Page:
Your organs and muscles are in groups called compartments. Each compartment includes webs of connective tissue to form the walls. After an accident, fluid or blood may accumulate in different compartments. According to WebMD, the walls known as fascia do not easily expand.
As the compartment fills with blood and fluid, the tissues become damaged and you could lose bodily function or face death because of it. Your abdomen, arms and legs are most likely to develop compartment syndrome.
What are the symptoms of compartment syndrome?
If you have compartment syndrome, the symptoms may develop over a few hours following your accident. You may experience a deep and persistent ache in your limbs. Often, patients complain that the injury does not match the severity of the pain. You may notice some swelling, bruising or tightness in your arms and legs, along with numbness and pins and needles.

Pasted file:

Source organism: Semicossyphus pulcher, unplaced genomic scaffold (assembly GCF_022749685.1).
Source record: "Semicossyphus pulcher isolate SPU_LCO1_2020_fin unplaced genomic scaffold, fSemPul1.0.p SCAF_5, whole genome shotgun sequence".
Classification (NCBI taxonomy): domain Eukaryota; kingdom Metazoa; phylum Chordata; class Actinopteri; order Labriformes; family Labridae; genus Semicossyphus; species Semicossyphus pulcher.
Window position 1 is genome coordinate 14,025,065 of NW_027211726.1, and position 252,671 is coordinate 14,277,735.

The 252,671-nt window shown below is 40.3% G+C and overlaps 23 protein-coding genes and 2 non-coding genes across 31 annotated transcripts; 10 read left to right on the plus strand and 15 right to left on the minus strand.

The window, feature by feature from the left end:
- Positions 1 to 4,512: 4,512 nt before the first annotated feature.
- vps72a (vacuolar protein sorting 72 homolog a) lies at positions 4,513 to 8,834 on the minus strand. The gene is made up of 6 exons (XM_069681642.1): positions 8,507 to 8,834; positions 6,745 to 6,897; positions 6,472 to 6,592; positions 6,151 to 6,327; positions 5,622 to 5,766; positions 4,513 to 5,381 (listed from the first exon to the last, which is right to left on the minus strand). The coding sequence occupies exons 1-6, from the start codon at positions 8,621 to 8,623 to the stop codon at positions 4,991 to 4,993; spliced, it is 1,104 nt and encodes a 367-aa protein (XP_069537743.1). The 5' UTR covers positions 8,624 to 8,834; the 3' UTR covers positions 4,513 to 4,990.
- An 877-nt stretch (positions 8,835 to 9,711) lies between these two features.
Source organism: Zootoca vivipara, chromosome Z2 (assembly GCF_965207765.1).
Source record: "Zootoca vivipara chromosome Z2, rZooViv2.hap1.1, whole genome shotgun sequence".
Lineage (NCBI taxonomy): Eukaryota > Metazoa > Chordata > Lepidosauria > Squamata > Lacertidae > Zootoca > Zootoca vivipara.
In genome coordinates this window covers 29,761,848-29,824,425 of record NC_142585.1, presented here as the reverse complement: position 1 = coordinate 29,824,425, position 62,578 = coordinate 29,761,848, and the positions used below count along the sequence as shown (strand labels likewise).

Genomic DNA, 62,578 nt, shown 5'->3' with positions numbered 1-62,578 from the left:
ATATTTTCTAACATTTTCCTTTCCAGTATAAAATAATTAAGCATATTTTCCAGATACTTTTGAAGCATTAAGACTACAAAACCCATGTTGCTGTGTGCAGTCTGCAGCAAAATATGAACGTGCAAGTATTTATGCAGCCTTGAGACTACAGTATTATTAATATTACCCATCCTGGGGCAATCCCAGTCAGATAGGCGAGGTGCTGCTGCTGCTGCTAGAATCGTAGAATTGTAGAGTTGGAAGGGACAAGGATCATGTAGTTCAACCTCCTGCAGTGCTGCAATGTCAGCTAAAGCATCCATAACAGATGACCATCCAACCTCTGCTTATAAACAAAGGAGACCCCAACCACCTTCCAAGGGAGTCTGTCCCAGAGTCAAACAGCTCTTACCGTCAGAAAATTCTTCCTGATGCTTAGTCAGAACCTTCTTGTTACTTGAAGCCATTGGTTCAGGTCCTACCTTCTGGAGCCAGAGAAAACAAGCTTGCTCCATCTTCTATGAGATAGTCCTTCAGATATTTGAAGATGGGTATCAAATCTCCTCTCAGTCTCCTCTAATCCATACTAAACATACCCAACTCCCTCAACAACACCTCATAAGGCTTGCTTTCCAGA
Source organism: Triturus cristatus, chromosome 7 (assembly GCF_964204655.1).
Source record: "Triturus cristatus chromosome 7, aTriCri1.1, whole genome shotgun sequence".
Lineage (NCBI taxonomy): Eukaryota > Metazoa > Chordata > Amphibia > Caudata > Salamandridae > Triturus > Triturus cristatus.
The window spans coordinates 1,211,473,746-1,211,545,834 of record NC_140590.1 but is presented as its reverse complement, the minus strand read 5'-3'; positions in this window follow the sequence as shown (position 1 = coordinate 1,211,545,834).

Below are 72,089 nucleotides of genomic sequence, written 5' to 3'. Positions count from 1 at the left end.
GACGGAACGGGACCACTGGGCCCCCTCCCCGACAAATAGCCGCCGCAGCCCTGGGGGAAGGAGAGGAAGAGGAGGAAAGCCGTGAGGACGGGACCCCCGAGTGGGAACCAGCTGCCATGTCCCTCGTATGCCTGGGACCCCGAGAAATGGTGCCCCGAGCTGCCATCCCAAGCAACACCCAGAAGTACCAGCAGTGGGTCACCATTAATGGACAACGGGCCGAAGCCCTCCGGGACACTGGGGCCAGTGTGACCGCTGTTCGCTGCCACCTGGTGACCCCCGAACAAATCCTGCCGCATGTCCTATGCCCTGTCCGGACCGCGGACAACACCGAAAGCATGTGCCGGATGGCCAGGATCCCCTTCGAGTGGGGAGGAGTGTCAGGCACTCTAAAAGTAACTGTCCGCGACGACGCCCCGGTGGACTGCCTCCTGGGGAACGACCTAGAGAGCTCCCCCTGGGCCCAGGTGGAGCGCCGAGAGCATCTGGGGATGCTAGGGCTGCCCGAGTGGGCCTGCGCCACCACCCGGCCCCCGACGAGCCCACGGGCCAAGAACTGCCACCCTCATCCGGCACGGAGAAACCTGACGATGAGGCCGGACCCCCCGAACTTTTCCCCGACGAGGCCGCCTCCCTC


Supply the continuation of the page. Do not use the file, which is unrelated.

Abdominal compartment syndrome, on the other hand, often occurs to patients on life support. They may have a distended abdomen, low urine output or a pain response to pressure.
How can doctors diagnose compartment syndrome?
Sometimes, a doctor can diagnose compartment syndrome by observing the patient and taking note of the symptoms. If your doctor cannot tell through a physical exam, he or she will insert a needle into the affected area. The needle attaches to a pressure monitor.
Physicians may also use imaging tests to check for compartment syndrome. If your doctor suspects abdominal compartment syndrome, pressure measurement is the only way to diagnose it.
Doctors will remove all casts, splints or dressings from the affected area if diagnosed with compartment syndrome. Sometimes, you may require a surgeon to make incisions in the fascia to release the pressure.